Celiac.com 10/10/2018 - The Technical University in Vienna has announced a new remedy for celiac disease symptoms that they say can “alleviate or even completely eliminate the symptoms of celiac disease.” It should be available commercially in only a few years.
Instead of a drug that works on the immune system, TU Wien created a simple medical product that directly attacks the gluten molecules to render them harmless. This makes the approval process much simpler, meaning that the product should be available in ordinary pharmacies as early as 2021.
According to Professor Oliver Spadiut, head of the Integrated Bioprocess Development Research Group at TU Wien, “bodies produce antibodies that fit intruding antigens precisely, like a key to a lock. This immune response makes these antigens harmless.” He goes on to say that “If a new antibody fragment is found and produced that docks to and blocks the invading gluten molecule without triggering the immune system, the symptoms of celiac disease can be suppressed."
The goal of their research project was to produce a complex of two such antibody fragments that envelop the gluten molecule at a molecular level, so that it can no longer have any further effects in the intestines. The result is a groundbreaking treatment for celiac disease and gluten intolerance.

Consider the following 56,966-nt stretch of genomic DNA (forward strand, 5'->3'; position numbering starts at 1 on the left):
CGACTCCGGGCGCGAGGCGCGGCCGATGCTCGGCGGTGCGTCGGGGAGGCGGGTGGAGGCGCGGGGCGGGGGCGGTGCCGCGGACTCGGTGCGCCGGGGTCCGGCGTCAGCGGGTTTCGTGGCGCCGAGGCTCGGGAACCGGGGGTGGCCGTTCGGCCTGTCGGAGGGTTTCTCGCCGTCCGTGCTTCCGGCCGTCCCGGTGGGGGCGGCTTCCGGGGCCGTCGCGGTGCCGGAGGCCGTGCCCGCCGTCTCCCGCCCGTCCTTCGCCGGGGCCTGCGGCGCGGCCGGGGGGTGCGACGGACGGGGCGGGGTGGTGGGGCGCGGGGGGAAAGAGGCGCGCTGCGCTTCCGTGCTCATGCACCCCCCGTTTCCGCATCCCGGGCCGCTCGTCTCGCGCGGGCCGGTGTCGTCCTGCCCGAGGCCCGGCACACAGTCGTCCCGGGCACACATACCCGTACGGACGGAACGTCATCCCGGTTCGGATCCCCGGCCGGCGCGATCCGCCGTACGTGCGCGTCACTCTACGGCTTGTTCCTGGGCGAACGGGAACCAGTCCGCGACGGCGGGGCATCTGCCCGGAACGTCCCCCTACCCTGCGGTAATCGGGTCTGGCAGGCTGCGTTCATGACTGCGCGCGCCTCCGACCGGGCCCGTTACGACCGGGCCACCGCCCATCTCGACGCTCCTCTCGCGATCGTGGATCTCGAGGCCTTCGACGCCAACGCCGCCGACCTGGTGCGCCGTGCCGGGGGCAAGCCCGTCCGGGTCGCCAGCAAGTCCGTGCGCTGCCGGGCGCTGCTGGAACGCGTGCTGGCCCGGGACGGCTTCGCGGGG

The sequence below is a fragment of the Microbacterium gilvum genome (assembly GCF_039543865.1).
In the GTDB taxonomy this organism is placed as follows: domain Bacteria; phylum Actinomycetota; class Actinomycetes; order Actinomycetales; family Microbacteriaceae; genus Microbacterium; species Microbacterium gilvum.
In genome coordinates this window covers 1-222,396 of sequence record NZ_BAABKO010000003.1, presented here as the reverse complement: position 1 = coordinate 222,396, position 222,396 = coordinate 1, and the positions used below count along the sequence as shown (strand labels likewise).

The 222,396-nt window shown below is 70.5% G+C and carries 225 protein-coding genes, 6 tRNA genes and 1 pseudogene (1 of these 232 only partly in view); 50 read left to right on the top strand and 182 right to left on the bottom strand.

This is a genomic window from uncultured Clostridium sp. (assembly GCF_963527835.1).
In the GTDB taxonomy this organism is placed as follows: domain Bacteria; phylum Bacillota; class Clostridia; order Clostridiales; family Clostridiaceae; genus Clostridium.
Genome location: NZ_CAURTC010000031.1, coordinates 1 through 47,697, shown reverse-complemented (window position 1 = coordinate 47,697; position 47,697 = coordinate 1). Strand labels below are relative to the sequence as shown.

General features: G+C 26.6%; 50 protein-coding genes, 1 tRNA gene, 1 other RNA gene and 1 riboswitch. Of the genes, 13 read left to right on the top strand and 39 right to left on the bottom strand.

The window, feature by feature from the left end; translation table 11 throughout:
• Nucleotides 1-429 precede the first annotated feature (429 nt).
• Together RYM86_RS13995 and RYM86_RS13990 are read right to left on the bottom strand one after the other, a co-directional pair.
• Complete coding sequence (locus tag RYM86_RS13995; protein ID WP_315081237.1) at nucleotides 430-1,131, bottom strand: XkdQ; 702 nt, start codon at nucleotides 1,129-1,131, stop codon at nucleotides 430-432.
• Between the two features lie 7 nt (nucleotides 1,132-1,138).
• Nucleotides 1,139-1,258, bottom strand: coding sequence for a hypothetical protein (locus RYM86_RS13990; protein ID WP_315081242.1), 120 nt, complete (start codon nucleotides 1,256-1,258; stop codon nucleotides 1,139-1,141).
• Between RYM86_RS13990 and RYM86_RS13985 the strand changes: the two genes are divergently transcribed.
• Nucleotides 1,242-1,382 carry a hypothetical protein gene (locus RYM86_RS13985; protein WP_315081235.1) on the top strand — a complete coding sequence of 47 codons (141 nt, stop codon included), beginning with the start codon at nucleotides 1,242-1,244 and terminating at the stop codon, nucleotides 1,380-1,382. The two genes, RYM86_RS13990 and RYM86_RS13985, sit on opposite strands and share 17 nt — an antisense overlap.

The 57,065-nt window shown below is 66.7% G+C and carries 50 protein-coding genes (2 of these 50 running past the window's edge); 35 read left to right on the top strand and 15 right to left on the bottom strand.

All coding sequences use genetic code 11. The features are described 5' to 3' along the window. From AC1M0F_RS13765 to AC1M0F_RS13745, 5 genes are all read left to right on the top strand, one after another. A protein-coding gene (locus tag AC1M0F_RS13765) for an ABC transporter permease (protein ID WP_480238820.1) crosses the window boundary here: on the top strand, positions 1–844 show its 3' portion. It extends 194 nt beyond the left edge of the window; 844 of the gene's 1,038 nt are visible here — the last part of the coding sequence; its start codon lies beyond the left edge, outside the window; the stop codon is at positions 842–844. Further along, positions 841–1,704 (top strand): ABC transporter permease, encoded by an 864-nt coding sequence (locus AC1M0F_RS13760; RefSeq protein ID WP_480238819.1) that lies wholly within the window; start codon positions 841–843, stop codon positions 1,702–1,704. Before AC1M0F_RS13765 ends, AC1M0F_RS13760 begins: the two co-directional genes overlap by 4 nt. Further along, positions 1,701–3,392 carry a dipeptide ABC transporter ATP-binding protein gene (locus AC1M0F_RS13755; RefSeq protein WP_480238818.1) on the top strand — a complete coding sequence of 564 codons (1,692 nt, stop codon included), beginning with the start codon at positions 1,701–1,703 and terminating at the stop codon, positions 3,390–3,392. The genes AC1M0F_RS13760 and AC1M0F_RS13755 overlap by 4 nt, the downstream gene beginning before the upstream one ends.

The process is complicated, and requires the team to re-program certain bacteria so that they produce exactly the desired antibody fragment. The full process took a while to iron out, but, says Spadiut, it “can be easily reproduced, can be scaled up to industrial application and delivers a very good yield of the desired product."
This is very exciting news. Aside from efforts toward an outright vaccine, this is the first news of a potential treatment that can negate the effects of gluten without affecting the immune system itself. If all goes well, Spadiut says, the product “will be available in ordinary pharmacies in a few years.”
Stay tuned for news about ongoing developments of this interesting treatment for celiac disease.